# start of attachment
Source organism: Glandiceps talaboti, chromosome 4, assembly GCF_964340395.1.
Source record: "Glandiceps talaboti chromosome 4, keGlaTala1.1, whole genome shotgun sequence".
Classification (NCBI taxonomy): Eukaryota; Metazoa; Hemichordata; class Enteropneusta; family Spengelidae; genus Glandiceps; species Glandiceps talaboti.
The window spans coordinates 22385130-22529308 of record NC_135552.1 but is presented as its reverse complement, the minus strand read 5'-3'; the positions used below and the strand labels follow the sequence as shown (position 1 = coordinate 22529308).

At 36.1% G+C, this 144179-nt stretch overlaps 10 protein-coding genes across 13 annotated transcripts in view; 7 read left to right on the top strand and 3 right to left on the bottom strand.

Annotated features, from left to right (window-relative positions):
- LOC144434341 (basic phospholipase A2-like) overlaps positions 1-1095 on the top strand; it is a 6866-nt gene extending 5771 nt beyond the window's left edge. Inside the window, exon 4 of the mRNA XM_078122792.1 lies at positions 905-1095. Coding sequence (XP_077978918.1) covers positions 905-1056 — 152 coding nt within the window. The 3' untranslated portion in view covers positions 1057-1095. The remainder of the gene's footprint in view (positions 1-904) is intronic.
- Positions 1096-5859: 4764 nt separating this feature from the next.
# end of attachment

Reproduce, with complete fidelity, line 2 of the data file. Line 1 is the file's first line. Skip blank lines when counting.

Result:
Source record: "Glandiceps talaboti chromosome 4, keGlaTala1.1, whole genome shotgun sequence".